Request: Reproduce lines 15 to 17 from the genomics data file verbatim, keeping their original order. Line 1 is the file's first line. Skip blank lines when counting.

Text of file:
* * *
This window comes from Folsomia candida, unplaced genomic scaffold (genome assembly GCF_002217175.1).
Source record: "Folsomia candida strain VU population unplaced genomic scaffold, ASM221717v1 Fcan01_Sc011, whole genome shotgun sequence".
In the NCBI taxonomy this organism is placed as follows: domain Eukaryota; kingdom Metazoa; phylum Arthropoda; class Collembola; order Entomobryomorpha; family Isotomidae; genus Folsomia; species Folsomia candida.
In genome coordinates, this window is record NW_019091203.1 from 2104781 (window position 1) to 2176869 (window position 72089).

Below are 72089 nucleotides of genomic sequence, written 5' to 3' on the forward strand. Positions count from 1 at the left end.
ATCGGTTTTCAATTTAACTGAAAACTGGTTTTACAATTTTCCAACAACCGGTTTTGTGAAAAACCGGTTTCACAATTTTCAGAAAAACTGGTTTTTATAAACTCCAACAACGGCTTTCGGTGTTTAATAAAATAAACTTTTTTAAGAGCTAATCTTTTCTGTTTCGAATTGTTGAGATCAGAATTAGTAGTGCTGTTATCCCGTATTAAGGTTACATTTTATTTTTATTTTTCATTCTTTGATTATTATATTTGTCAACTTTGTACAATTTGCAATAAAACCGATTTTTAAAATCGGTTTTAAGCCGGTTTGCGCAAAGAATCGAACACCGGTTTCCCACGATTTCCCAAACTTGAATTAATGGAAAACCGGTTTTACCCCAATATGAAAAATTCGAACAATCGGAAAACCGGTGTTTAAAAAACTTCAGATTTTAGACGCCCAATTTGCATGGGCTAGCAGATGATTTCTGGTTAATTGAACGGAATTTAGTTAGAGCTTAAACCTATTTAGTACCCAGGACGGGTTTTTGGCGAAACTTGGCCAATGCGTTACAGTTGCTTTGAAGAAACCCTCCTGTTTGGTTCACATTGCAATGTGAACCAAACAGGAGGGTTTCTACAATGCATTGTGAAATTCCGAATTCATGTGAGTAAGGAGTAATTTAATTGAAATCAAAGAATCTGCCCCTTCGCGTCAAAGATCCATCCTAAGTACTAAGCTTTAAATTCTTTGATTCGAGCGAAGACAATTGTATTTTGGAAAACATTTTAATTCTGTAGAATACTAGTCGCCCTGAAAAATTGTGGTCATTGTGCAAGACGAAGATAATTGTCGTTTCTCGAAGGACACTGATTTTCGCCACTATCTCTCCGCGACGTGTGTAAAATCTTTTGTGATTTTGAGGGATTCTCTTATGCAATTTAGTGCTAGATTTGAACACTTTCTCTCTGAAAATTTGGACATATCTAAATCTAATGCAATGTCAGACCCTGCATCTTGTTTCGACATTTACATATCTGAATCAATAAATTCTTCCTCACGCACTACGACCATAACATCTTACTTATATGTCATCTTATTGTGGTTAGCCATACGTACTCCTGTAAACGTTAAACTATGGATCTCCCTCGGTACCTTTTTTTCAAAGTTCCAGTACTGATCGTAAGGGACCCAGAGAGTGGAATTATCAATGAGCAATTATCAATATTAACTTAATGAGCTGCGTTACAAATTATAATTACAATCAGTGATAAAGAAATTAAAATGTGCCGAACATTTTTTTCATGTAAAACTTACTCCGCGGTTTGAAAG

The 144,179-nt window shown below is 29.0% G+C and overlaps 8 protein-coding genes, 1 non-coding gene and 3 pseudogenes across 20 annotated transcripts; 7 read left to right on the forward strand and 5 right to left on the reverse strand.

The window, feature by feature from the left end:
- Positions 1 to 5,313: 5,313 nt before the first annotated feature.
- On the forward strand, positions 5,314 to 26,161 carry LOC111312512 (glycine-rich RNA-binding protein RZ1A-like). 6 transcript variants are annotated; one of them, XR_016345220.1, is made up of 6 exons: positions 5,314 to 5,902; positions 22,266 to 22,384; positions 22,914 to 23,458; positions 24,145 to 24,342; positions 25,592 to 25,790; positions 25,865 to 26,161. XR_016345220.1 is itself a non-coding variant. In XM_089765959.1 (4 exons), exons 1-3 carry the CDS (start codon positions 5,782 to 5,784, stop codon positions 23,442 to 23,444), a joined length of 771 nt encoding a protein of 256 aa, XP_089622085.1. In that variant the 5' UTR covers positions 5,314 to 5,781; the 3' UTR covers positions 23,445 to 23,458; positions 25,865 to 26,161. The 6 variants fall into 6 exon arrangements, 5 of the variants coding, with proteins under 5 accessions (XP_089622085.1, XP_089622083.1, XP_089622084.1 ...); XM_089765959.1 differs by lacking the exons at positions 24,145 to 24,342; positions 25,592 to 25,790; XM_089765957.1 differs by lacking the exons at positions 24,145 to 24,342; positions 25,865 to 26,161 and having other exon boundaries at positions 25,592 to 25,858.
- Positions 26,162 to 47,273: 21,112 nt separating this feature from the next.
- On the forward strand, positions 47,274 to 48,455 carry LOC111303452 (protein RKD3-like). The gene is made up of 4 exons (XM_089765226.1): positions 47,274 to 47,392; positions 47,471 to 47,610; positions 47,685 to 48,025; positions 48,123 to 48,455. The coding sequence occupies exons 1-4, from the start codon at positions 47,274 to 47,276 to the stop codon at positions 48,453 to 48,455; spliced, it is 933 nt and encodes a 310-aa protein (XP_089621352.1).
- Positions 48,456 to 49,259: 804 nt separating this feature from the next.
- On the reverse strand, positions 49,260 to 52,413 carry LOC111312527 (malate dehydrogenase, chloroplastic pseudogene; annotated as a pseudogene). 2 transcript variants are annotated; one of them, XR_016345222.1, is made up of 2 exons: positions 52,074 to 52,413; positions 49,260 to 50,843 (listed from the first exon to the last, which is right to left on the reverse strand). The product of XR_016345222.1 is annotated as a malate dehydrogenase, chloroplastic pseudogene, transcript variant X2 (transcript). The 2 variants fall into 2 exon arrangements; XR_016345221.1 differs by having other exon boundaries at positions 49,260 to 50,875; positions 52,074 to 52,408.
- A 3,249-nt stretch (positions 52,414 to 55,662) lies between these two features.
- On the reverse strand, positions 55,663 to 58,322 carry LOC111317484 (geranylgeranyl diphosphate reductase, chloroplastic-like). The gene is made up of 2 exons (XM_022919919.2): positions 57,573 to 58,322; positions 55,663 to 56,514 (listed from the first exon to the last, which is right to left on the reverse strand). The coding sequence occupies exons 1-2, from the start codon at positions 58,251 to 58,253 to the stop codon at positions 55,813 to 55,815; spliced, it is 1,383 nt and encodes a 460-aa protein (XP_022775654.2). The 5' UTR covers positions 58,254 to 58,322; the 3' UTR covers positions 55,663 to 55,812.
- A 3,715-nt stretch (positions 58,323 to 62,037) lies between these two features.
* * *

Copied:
- A 3,249-nt stretch (positions 52,414 to 55,662) lies between these two features.
- On the reverse strand, positions 55,663 to 58,322 carry LOC111317484 (geranylgeranyl diphosphate reductase, chloroplastic-like). The gene is made up of 2 exons (XM_022919919.2): positions 57,573 to 58,322; positions 55,663 to 56,514 (listed from the first exon to the last, which is right to left on the reverse strand). The coding sequence occupies exons 1-2, from the start codon at positions 58,251 to 58,253 to the stop codon at positions 55,813 to 55,815; spliced, it is 1,383 nt and encodes a 460-aa protein (XP_022775654.2). The 5' UTR covers positions 58,254 to 58,322; the 3' UTR covers positions 55,663 to 55,812.
- A 3,715-nt stretch (positions 58,323 to 62,037) lies between these two features.